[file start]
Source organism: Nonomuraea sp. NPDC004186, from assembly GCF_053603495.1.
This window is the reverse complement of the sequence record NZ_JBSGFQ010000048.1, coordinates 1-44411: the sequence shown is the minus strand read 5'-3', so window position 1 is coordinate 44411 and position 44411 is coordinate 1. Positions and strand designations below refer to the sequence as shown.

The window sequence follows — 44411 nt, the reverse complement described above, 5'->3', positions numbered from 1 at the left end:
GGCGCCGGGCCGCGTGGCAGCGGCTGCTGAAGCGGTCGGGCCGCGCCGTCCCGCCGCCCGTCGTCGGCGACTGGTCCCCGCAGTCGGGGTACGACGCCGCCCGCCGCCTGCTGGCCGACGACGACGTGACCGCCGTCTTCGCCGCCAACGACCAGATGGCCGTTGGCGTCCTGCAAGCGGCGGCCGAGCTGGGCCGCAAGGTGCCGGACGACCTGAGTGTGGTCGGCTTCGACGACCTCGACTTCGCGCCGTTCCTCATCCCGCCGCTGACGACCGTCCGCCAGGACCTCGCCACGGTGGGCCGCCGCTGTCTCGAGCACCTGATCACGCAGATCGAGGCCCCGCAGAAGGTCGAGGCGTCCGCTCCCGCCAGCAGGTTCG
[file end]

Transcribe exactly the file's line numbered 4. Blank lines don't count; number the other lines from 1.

GGCGCCGGGCCGCGTGGCAGCGGCTGCTGAAGCGGTCGGGCCGCGCCGTCCCGCCGCCCGTCGTCGGCGACTGGTCCCCGCAGTCGGGGTACGACGCCGCCCGCCGCCTGCTGGCCGACGACGACGTGACCGCCGTCTTCGCCGCCAACGACCAGATGGCCGTTGGCGTCCTGCAAGCGGCGGCCGAGCTGGGCCGCAAGGTGCCGGACGACCTGAGTGTGGTCGGCTTCGACGACCTCGACTTCGCGCCGTTCCTCATCCCGCCGCTGACGACCGTCCGCCAGGACCTCGCCACGGTGGGCCGCCGCTGTCTCGAGCACCTGATCACGCAGATCGAGGCCCCGCAGAAGGTCGAGGCGTCCGCTCCCGCCAGCAGGTTCG